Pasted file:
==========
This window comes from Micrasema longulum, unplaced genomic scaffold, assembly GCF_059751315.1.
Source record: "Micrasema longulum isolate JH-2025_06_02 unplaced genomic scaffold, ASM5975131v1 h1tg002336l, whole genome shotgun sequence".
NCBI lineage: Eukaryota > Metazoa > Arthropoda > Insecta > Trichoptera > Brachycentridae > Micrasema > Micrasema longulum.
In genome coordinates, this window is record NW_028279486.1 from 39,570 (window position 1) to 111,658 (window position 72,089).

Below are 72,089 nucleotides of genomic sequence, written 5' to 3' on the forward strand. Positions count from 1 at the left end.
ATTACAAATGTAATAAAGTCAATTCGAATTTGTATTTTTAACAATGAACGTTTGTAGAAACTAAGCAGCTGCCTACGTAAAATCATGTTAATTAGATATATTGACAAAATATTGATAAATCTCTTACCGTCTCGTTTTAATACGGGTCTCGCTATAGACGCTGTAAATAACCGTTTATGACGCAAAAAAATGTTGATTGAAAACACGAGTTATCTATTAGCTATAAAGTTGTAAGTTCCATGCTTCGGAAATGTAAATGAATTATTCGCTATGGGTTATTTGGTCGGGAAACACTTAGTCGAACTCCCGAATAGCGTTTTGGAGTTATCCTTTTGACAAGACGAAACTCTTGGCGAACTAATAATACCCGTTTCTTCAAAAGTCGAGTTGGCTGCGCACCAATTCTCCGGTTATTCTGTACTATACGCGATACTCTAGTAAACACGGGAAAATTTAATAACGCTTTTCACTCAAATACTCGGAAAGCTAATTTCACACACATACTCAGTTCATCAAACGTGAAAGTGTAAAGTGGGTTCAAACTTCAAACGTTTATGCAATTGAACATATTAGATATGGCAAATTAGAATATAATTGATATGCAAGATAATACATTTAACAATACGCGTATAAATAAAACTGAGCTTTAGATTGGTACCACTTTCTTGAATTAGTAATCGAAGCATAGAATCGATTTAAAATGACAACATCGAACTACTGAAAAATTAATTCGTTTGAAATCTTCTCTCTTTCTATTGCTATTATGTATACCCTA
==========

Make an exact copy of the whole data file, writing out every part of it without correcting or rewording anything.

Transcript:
This window comes from Micrasema longulum, unplaced genomic scaffold, assembly GCF_059751315.1.
Source record: "Micrasema longulum isolate JH-2025_06_02 unplaced genomic scaffold, ASM5975131v1 h1tg002336l, whole genome shotgun sequence".
NCBI lineage: Eukaryota > Metazoa > Arthropoda > Insecta > Trichoptera > Brachycentridae > Micrasema > Micrasema longulum.
In genome coordinates, this window is record NW_028279486.1 from 39,570 (window position 1) to 111,658 (window position 72,089).

Below are 72,089 nucleotides of genomic sequence, written 5' to 3' on the forward strand. Positions count from 1 at the left end.
ATTACAAATGTAATAAAGTCAATTCGAATTTGTATTTTTAACAATGAACGTTTGTAGAAACTAAGCAGCTGCCTACGTAAAATCATGTTAATTAGATATATTGACAAAATATTGATAAATCTCTTACCGTCTCGTTTTAATACGGGTCTCGCTATAGACGCTGTAAATAACCGTTTATGACGCAAAAAAATGTTGATTGAAAACACGAGTTATCTATTAGCTATAAAGTTGTAAGTTCCATGCTTCGGAAATGTAAATGAATTATTCGCTATGGGTTATTTGGTCGGGAAACACTTAGTCGAACTCCCGAATAGCGTTTTGGAGTTATCCTTTTGACAAGACGAAACTCTTGGCGAACTAATAATACCCGTTTCTTCAAAAGTCGAGTTGGCTGCGCACCAATTCTCCGGTTATTCTGTACTATACGCGATACTCTAGTAAACACGGGAAAATTTAATAACGCTTTTCACTCAAATACTCGGAAAGCTAATTTCACACACATACTCAGTTCATCAAACGTGAAAGTGTAAAGTGGGTTCAAACTTCAAACGTTTATGCAATTGAACATATTAGATATGGCAAATTAGAATATAATTGATATGCAAGATAATACATTTAACAATACGCGTATAAATAAAACTGAGCTTTAGATTGGTACCACTTTCTTGAATTAGTAATCGAAGCATAGAATCGATTTAAAATGACAACATCGAACTACTGAAAAATTAATTCGTTTGAAATCTTCTCTCTTTCTATTGCTATTATGTATACCCTA